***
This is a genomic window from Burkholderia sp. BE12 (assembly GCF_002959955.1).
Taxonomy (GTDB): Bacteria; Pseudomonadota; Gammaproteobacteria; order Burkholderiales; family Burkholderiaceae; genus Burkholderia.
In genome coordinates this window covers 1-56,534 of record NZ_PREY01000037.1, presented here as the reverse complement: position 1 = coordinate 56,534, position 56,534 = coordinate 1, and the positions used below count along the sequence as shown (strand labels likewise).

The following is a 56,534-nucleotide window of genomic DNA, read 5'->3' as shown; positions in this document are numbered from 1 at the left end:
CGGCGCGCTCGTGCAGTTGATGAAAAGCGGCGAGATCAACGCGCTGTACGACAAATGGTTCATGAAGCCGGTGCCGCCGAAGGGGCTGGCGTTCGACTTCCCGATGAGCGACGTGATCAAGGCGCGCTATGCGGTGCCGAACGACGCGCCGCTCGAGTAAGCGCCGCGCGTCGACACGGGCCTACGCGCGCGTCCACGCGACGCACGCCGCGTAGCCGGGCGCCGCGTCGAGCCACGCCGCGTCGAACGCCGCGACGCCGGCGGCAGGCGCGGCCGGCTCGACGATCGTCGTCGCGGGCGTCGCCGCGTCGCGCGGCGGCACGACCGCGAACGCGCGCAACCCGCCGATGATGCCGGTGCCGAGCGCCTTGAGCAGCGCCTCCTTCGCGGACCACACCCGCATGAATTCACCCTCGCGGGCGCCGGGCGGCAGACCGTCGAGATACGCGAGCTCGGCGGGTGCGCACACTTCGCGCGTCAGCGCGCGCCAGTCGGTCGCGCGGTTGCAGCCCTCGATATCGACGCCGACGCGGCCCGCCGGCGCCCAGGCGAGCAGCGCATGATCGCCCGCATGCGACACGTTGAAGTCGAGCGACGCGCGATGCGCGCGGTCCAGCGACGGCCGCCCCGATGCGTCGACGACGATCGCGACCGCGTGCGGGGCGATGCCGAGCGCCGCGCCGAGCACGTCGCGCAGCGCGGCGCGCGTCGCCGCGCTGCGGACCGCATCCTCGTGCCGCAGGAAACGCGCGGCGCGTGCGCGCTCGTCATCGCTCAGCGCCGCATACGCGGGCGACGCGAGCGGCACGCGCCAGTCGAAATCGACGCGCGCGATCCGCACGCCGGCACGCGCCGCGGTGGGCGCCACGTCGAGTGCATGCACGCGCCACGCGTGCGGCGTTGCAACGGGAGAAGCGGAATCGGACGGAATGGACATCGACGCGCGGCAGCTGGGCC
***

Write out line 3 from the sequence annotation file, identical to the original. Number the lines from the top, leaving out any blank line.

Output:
In genome coordinates this window covers 1-56,534 of record NZ_PREY01000037.1, presented here as the reverse complement: position 1 = coordinate 56,534, position 56,534 = coordinate 1, and the positions used below count along the sequence as shown (strand labels likewise).